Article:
In 2005 Jim Glickenhaus commissioned Pininfarina and Ferrari to build him a modern day version of the famous 1960 Ferrari 330 P3/4 racecar. It became the now famous Ferrari P4/5 that is based on an Enzo with a body that was been designed by Pininfarina.
However, because this car was built as a road car it wasn't allowed to participate in any race. But Jim Glickenhaus wanted more, so in 2009 he set out to build a racecar version of the P4/5 called the P4/5 Competizione. But this time it would be without the help of Ferrari and Pininfarina; more on that subject later. He contacted Paolo Garella who worked with Glickenhaus on the P4/5 but left Pininfarina in 2009. He is now the program manager and responsible for the design and technical aspect of the P4/5C.
Now all he needed was a race to compete in. And he decided that race should be the 24hr at the Nürburgring.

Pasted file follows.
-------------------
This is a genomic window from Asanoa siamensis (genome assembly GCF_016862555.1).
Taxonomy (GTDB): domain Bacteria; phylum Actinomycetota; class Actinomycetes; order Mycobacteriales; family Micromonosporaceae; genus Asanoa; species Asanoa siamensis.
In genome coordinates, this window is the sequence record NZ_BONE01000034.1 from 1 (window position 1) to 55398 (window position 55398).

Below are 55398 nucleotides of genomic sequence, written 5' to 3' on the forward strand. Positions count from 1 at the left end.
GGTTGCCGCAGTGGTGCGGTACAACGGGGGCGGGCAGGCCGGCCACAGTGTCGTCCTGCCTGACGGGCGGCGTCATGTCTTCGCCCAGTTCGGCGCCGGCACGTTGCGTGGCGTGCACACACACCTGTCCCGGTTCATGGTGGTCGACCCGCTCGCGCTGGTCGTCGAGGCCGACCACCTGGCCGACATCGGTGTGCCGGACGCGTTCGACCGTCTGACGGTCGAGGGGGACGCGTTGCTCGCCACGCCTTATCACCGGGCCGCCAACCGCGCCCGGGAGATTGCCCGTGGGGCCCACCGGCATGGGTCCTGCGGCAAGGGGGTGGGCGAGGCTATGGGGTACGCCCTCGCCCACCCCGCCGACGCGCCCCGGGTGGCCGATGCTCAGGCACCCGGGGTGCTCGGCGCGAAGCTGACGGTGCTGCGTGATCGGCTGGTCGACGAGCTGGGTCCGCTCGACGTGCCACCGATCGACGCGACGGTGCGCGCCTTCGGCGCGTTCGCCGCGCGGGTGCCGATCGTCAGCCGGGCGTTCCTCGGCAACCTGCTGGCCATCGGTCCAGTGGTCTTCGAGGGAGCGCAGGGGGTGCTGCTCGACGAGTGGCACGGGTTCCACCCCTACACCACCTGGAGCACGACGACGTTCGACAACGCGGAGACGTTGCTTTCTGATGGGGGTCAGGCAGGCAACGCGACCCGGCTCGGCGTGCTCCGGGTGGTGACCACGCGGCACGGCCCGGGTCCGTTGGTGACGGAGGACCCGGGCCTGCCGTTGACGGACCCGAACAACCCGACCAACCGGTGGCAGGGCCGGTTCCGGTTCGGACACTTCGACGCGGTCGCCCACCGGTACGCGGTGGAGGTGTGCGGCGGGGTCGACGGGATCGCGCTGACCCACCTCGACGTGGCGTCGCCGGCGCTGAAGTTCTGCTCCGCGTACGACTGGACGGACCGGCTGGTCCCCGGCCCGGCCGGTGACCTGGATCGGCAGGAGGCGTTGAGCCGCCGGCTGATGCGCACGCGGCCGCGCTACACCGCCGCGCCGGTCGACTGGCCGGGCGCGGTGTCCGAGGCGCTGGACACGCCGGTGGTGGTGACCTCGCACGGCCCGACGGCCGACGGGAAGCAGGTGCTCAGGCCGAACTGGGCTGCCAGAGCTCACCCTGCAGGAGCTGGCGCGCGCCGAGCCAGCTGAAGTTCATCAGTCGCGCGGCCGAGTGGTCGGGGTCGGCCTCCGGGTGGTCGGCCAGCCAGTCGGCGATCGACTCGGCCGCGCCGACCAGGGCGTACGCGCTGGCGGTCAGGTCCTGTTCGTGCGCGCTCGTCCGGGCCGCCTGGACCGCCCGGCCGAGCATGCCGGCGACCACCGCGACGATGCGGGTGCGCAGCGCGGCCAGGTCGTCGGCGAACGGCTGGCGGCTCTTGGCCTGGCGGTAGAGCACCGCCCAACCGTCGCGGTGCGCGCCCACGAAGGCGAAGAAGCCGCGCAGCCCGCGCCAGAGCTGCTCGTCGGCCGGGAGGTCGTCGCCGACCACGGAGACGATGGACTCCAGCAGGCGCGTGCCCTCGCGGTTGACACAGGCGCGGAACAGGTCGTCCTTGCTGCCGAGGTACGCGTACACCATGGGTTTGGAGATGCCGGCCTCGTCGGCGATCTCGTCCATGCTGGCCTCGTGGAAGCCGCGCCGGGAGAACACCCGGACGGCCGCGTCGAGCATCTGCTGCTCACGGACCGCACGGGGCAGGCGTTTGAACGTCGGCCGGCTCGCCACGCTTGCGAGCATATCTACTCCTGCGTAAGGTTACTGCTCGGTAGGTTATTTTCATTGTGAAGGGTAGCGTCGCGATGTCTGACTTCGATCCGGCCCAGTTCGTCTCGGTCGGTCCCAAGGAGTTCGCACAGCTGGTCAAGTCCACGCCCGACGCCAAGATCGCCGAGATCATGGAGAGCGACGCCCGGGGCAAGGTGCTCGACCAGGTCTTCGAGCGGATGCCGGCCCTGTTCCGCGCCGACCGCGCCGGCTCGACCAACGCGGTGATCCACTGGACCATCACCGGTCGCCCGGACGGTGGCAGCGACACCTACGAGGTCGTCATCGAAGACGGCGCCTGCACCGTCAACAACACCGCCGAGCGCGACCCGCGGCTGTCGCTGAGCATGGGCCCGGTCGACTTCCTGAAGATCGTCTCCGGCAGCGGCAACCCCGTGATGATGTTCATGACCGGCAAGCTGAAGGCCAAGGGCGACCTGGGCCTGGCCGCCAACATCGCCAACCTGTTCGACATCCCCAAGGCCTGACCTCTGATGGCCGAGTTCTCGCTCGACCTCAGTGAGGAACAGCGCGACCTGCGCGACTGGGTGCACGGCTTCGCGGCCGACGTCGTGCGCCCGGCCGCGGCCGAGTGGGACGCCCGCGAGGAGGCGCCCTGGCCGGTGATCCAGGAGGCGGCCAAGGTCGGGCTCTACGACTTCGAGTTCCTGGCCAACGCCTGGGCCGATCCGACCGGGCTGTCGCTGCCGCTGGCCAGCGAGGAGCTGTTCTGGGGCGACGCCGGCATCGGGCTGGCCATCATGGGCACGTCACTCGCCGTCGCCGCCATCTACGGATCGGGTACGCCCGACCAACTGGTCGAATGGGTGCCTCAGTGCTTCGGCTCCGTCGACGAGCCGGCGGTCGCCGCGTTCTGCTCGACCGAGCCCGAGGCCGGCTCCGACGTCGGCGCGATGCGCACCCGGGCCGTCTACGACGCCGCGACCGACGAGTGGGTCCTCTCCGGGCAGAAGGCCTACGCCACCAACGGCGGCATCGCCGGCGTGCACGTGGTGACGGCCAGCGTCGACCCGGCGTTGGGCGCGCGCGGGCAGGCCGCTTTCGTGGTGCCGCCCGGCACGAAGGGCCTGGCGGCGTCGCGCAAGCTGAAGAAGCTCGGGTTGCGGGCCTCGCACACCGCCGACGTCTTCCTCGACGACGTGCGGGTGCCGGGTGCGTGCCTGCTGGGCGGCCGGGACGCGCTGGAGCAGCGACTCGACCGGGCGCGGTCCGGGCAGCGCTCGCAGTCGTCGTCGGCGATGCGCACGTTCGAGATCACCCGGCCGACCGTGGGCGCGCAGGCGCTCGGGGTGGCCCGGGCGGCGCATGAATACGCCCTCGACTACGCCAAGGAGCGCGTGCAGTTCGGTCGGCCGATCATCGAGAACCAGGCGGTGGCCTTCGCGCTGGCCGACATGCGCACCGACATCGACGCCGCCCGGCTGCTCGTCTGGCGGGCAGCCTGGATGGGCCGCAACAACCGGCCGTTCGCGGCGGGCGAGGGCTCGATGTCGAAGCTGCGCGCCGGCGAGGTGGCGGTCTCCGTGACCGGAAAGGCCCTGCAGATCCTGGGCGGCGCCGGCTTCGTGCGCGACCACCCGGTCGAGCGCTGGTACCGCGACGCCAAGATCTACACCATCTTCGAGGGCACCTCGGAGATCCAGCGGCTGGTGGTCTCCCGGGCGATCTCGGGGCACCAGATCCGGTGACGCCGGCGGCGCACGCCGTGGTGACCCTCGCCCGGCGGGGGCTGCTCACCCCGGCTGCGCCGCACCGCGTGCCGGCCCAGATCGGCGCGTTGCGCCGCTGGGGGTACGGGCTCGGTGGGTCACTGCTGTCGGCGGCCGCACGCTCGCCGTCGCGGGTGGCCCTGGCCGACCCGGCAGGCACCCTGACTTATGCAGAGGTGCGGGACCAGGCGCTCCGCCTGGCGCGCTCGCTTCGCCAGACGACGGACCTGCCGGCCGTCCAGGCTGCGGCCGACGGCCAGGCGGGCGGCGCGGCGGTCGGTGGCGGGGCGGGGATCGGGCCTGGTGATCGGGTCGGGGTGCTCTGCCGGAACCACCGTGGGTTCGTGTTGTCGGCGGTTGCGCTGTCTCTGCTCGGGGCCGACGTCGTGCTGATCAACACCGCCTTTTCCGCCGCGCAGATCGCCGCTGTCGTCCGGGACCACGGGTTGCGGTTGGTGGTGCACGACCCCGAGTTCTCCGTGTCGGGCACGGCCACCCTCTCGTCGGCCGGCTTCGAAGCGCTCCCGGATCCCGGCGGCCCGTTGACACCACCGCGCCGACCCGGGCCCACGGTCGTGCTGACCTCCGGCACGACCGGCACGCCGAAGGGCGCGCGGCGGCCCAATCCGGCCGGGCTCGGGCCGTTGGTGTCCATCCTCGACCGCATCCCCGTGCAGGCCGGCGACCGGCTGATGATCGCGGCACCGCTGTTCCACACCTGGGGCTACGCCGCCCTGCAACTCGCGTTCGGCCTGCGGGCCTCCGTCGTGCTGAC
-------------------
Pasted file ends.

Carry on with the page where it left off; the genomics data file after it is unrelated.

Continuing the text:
The car would be entered in the E1-XP2 class. Both the BMW M3 GTs campaigned by BMW Motorsport would also enter in the same class because just like the P4/5C they are based on GT2 spec machines.
When I first arrived at the paddock area it was already buzzing with people. First we checked in at the Schubert Motorsport tent to get settled, meet the drivers and see the cars. Quickly after that I made my way outside to look for the P4/5C that I had read so much about. Finally I spotted the tent, it is the one in the middle on the right side. All that was left was to somehow make my way through the crowd.